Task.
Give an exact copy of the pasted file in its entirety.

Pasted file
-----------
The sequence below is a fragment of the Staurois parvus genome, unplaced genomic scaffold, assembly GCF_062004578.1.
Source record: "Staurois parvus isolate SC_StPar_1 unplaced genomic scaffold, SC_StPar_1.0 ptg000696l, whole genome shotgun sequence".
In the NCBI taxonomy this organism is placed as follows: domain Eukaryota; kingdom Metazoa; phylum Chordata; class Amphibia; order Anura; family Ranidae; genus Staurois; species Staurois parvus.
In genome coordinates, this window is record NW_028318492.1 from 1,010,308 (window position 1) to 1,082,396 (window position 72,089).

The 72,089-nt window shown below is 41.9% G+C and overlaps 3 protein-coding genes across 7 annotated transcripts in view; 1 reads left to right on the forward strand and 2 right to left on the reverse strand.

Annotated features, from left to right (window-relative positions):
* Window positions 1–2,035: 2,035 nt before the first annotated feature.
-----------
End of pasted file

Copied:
The sequence below is a fragment of the Staurois parvus genome, unplaced genomic scaffold, assembly GCF_062004578.1.
Source record: "Staurois parvus isolate SC_StPar_1 unplaced genomic scaffold, SC_StPar_1.0 ptg000696l, whole genome shotgun sequence".
In the NCBI taxonomy this organism is placed as follows: domain Eukaryota; kingdom Metazoa; phylum Chordata; class Amphibia; order Anura; family Ranidae; genus Staurois; species Staurois parvus.
In genome coordinates, this window is record NW_028318492.1 from 1,010,308 (window position 1) to 1,082,396 (window position 72,089).

The 72,089-nt window shown below is 41.9% G+C and overlaps 3 protein-coding genes across 7 annotated transcripts in view; 1 reads left to right on the forward strand and 2 right to left on the reverse strand.

Annotated features, from left to right (window-relative positions):
* Window positions 1–2,035: 2,035 nt before the first annotated feature.